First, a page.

Starting big school is an exciting time for children and their families. It involves many changes for our little ones, including their routine, their friends, their teachers, and even what they wear. You might think that being ready for school means knowing the alphabet or being able to write your name, but there is much more to it!
What skills do children need for school?
Understanding language – Children need to understand what is going on around them. In the classroom they’re being given directions all day, and some of those will be complex directions with lots of steps, for example, ‘Put your shoes on, put your bag away, then line up at the door.’ If a child is having problems with their receptive language they might not understand what their teacher has told them, and follow this instructions incorrectly or not at all. This can be disruptive for the other students, and may seem like the child is being naughty. Having age appropriate receptive language is essential when starting school.
Using language – Being able to produce language is important in the classroom and in the playground. The teacher needs to be able to understand what the child is trying to communicate answers to questions, or state their physical or emotional needs, and the other children need to be able to understand the child in order to have successful social interactions. If your child isn’t easily understood, it can lead to frustration for your child, social isolation or withdrawal.
Speech – The sounds a child uses impact how easy they are to understand. All children develop speech at their own pace, but by the time they get to school, most children should have very few speech sound errors. This too can impact their intelligibility and negatively influence their classroom and playground experience.
Emotional regulation – Children need to be able to regulate their emotions, behaviour, and attention. Being able to sit still in class and behave appropriately is essential. The child needs to be able to understand when they or someone else is experiencing an emotion, and be able to respond appropriately.
Social skills – Children need to be able to respond to social cues appropriately, understand rules of play and interaction, eye contact, and body language. If a child has difficulty understanding and using these social skills it can make it difficult for them to make and maintain friendships.
Self care – At school, children are responsible for being able to go to the toilet on their own, washing their hands, know when they need a drink of water, tying their shoe laces and more.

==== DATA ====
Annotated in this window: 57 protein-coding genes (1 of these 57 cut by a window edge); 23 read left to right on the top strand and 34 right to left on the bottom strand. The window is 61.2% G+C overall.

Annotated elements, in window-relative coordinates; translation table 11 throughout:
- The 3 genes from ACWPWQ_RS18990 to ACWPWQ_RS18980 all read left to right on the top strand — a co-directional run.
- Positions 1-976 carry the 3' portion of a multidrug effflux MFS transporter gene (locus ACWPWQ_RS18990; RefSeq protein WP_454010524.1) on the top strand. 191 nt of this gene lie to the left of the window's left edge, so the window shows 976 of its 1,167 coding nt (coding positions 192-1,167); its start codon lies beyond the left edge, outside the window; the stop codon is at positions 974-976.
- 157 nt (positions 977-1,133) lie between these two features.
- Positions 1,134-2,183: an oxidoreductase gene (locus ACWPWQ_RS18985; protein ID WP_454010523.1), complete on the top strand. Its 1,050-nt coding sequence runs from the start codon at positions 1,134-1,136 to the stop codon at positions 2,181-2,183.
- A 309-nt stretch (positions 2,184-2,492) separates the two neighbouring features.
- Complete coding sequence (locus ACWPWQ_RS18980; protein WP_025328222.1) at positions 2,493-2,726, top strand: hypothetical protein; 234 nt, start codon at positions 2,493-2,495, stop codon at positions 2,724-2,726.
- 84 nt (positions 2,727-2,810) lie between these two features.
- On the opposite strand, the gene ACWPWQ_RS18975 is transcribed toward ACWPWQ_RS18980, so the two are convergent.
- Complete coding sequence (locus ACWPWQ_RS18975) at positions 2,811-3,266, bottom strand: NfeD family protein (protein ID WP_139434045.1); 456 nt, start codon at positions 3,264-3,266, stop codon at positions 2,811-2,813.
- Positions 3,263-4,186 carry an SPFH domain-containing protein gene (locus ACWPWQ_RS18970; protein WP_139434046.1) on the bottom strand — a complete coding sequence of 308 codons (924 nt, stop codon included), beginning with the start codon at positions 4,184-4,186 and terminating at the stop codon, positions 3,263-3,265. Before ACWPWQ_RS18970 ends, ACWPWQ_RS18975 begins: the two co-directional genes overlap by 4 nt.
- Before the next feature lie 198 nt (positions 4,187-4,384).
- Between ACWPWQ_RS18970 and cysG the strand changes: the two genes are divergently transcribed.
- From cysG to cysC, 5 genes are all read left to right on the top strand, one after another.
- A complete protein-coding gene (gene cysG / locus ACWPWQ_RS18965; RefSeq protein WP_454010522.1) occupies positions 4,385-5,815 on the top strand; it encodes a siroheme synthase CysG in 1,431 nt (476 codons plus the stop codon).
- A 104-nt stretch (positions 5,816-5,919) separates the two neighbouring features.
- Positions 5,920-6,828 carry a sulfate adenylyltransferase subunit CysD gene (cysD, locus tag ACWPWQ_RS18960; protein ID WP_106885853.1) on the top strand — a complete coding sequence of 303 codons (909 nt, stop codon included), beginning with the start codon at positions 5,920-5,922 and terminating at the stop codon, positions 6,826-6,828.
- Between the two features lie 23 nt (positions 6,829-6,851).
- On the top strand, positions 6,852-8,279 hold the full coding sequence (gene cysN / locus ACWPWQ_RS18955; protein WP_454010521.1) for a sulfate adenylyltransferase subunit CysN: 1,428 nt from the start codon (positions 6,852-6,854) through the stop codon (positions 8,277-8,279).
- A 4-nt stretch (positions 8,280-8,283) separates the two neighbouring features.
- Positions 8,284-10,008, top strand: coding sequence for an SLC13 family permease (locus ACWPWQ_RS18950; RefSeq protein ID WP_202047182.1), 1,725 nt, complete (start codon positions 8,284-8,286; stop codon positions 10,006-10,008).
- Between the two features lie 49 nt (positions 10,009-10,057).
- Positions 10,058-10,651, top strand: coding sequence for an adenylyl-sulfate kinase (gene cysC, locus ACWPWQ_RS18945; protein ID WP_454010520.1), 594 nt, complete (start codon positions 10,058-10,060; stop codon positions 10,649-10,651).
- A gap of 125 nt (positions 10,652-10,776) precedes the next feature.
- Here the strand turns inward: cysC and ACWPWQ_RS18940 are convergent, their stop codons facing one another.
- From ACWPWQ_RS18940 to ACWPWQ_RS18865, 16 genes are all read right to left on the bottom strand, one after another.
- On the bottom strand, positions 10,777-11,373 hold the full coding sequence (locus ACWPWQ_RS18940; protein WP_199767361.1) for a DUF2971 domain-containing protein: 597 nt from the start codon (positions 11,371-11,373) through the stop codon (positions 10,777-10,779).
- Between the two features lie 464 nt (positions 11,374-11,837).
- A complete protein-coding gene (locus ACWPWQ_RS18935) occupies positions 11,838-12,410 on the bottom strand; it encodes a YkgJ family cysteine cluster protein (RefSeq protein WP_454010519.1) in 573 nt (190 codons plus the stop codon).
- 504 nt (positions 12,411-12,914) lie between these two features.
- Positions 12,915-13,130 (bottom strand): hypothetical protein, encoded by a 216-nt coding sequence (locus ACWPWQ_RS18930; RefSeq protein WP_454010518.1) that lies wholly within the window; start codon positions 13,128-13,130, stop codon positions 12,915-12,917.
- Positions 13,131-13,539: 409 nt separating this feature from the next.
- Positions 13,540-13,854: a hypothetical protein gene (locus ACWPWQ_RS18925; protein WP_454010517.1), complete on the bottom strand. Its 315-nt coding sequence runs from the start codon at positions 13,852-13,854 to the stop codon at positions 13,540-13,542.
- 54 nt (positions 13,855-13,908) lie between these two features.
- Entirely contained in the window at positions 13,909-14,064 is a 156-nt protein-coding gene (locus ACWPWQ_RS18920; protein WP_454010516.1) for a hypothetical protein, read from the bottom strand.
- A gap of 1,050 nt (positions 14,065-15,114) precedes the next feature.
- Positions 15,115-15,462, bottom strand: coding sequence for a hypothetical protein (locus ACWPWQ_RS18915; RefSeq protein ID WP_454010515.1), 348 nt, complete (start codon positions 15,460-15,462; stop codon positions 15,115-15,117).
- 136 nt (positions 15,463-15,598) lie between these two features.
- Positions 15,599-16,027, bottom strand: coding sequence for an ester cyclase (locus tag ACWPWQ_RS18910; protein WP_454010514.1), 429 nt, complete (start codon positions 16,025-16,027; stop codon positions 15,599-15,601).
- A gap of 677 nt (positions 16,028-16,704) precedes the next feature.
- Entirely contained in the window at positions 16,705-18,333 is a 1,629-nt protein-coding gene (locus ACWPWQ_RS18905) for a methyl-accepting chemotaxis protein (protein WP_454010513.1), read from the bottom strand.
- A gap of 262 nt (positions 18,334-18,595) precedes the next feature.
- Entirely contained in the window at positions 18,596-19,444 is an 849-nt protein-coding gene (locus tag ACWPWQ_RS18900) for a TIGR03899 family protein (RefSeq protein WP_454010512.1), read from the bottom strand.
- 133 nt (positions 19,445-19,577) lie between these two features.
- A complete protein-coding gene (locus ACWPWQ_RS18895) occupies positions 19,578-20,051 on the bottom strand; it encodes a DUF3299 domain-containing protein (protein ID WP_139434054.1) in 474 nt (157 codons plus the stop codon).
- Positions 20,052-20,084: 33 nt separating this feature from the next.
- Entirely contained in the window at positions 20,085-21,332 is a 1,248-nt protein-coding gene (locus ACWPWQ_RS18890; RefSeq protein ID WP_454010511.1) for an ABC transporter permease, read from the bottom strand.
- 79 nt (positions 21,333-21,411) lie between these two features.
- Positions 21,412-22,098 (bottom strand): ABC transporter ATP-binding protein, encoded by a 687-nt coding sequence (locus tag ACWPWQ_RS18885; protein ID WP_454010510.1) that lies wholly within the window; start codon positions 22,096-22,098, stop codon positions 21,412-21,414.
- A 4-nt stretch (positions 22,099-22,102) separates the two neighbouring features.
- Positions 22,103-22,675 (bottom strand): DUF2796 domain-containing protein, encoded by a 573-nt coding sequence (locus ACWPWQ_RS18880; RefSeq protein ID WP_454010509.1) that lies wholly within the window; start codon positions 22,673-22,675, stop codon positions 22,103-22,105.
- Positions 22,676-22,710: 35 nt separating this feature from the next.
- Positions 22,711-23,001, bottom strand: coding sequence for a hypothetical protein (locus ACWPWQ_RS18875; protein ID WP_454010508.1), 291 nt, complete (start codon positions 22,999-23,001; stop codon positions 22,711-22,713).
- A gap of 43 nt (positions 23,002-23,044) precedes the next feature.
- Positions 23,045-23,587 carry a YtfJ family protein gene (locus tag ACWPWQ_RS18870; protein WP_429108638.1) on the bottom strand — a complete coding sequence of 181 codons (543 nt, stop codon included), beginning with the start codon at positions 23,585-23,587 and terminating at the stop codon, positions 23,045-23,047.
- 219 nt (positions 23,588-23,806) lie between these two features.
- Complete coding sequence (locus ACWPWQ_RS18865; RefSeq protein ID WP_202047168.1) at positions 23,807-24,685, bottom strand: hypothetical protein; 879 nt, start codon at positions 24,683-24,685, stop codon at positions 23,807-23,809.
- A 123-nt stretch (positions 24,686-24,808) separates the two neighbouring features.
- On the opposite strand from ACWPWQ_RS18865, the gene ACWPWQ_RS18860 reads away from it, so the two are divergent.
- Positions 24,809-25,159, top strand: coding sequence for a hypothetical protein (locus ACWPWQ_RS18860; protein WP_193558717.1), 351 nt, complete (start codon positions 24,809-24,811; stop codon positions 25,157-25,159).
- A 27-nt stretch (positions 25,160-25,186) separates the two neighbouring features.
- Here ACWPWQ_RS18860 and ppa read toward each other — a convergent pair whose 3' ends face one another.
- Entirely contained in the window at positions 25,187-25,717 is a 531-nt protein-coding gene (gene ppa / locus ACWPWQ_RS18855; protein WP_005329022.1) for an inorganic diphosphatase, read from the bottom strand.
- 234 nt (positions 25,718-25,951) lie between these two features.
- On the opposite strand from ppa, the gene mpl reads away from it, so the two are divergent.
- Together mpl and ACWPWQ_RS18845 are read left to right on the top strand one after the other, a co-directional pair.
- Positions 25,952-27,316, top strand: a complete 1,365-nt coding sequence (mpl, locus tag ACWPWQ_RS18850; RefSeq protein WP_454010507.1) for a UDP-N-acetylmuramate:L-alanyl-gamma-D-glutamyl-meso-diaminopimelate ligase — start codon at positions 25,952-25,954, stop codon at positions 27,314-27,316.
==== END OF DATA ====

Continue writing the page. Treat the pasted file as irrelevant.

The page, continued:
Motor skills – Children need to be able to open their lunch boxes, hold a pencil and engage in outdoor activity. Having difficulty with their motor skills can impact their participation in school activities, academics and play, all of which are vital learning opportunities.
Having these skills means children are ready to spring into learning. Children who lack those foundation skills might find themselves play catch up.
How do you know if your child is having a difficulty?
There are some red flags that might indicate your child is having problems in some of these areas.
- Following instructions incorrectly
- Not coping with a change in routine
- Not being toilet trained
- Having limited attention to a single task
- Being resistant to new activities and experiences
- Not interacting well with children their own age
- Having trouble understanding consequences
- Having difficulty expressing themselves
- Not being able to ‘play nicely’, including sharing, following rules
- Not being able to ask for things they need, for example going to the toilet
What can I do to help?
Increasing parenting expectations in areas such as getting dressed, going to the toilet, and getting ready to leave the house in the morning can help children develop and use their skills so they’re ready for school.
It’s important to encourage children to interact with other children their age, especially children they haven’t met before, in order to practice those social skills for school. Being exposed to lots of books is essential before starting school, and being able to sit through a book until the end will help prepare your child when they’re learning to read. Engaging your child in ‘sit down’ activities at a desk, like colouring, crafts or looking at books and help them develop the attention to see a task through to the end.
Talking to your child about what happens at big school can really help them feel prepared when the time comes. Talk to them about expectations at school, appropriate behaviour, social aspects and functional aspects of being a school like wearing a uniform, carrying a backpack and sitting at a desk.
If your child is struggling
Your child’s early education teacher is often an excellent resource when wondering about school readiness. They know your child well, and know where they are in relation to other children. It’s important to approach the conversation with an open mind, they may tell you something you weren’t expecting!
If your preschool teacher, GP, or community nurse have raised any red flags, or you notice something that your child is struggling with, it’s important to have an assessment by a speech pathologist before your child starts school. A speech pathologist can help your child develop the language, speech and pragmatic skills they need to thrive at school.